Lexus GX460 — Sporting off-road credentials

By Jim Meachen and Ted Biederman

The luxury clad Lexus GX460 is a rugged off-road SUV in a mid-sized package, nearly 1,000 pounds lighter with comparable towing capacity and arguably more off-road capability than its larger, more expensive brother, the LX570.

The GX, which came to market a decade ago and was completely redesigned in 2010, gets a refreshening for 2014 with revised exterior styling including the new face-of-Lexus-grille, and on the inside a new very useable eight-inch touchscreen. Such advanced safety features as blind spot monitoring, rear cross-traffic alert, lane departure alert, and adaptive cruise control are available as options.

The most obvious change to the competent off-roader is its face. The Lexus spindle grille now adorns all Lexus vehicles — love it or hate it — including the other two Lexus SUVs, the RX and LX. Not changed is the truck's big 8.1-inch ground clearance, a full-time four-wheel drive system including a low-range transfer case and a lockable Torsen torque-sensing center differential, and a full array of rugged off-road hardware such as the optional Crawl Control with five preset speeds that takes over both the accelerator and brake pedal leaving the driver to concentrate on steering.

If you drive a 2010 model GX460 you won't notice any difference in performance because the newest edition uses the competent 4.6-liter V-8 making 301 horsepower and 329 pound-feet of torque running through a six-speed automatic transmission. Carrying a rather hefty curb weight of 5,128 pounds, the V-8 can pull the GX from 0-to-60 mph in 7.4 seconds and through a quarter mile in 15.8 seconds at 89 mph. Few folks will quibble over the performance, but the Lexus is slower than such direct competitors as the Acura MDX, Audi Q7, BMW X5 and Land Rover LR4.

Gas mileage remains the same as it did when the 4.6-liter engine was first used in 2010 — 15 mpg city, 20 mpg highway and 17 overall on premium gas.

Debatably most GX460s will live on-road in suburbia and we found that the GX did a good job of masking its off-road credentials with a comfortable ride rivaling most unibody crossovers. If you opt for the Luxury trim level, ride and handling can be tailored by selecting from among Normal, Sport or Comfort modes using the Adaptive Variable Suspension. The electronically controlled dampers do a good job adjusting to road surface conditions.

The cabin is attractive with easy-to-read gauges and displays. The new aforementioned 8-inch multimedia touchscreen can be segmented into as many as three areas making it possible to keep the audio information and the navigation map visible at the same time. Our well equipped base trim level test truck came with an attractive interior that included optional leather seating and wood trim. If you buy the base trim it now comes with leatherette upholstery (faux leather) that Lexus is using in place of the real thing. The real stuff still adorns the Luxury trim level as standard equipment.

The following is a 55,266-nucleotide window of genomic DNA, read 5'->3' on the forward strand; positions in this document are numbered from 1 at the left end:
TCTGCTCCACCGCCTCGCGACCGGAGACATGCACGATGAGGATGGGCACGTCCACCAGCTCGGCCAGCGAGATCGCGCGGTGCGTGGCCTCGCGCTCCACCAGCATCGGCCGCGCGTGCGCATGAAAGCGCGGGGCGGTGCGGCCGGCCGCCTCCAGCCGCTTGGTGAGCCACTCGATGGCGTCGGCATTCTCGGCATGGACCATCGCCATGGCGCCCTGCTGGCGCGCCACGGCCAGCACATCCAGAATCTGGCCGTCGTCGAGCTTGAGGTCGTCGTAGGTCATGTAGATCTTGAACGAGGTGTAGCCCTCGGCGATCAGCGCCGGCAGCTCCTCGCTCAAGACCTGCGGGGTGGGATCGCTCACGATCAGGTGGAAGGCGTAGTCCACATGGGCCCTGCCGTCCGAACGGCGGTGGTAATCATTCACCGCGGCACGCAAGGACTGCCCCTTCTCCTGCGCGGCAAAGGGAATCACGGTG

Front seating proved comfortable and a satisfying driving position was easy to reach. As in most vehicles this size, third row seating should be reserved for kids only. The GX460 is an adequate cargo hauler with the second and third row seatbacks folded creating 64.7 cubic inches of space. With all seatbacks in place, luggage capacity is measured at 11.6 cubic feet. Loading may be hampered under certain curbside conditions because of the truck's ancient swing-out rear door. There is a lift-up rear glass feature, however, that makes it easy to toss in small objects without opening the door.

Lexus has covered vehicle safety with such standard equipment as antilock brakes, traction and stability control, hill descent and hill start assist, a full complement of 10 airbags, rearview camera, and Safety Connect emergency communications with automatic collision notification, stolen vehicle locator and emergency assist. Blind spot monitoring comes bundled in a package, but we think this indispensable feature should be standard equipment on all vehicles in this price range.

The GX460 comes in just two trim levels — base and Luxury — and Lexus has reduced the price of the base model for 2014 by $4,710 to $49,995 including destination charge. The 2013 model started at $54,705. Luxury takes the place of the Premium trim starting at $61,625. The 2013 Premium trim started at $59,500.

Our well-equipped base test vehicle with a $4,710 premium package that included leather seats and real mahogany wood trim, parking assist, heated second-row seats, tri-zone climate control, and voice-controlled navigation, came in at $55,505. The Luxury GX we drove with the optional Mark Levinson Premium Audio system and an extremely long list of standard equipment priced out at $62,939.

Base price: $49,885; as driven, $55,505
Engine: 4.6-liter V-8
Horsepower: 301 horsepower @ 5,500 rpm
Torque: 329 foot-pounds @ 3,500 rpm
Transmission: 6-speed automatic
Drive: four-wheel
Seating: 2/3/2
Wheelbase: 109.8 inches
Length: 189.2 inches
Curb weight: 5,128 pounds
Turning circle: 41.4 feet
Luggage capacity: 11.6 cubic feet
Cargo capacity: 64.7 cubic feet
Fuel capacity: 23 gallons (premium)
EPA rating; 20 highway, 15 city
0-60: 7.4 seconds (Car and Driver)
Also consider: Land Rover LR4, Audi Q7, BMW X5

The Good
• Solid off-road credentials
• Excellent array of standard features
• Reduced price from 2013

The Bad
• Side-swinging cargo door

The Ugly
• Poor fuel economy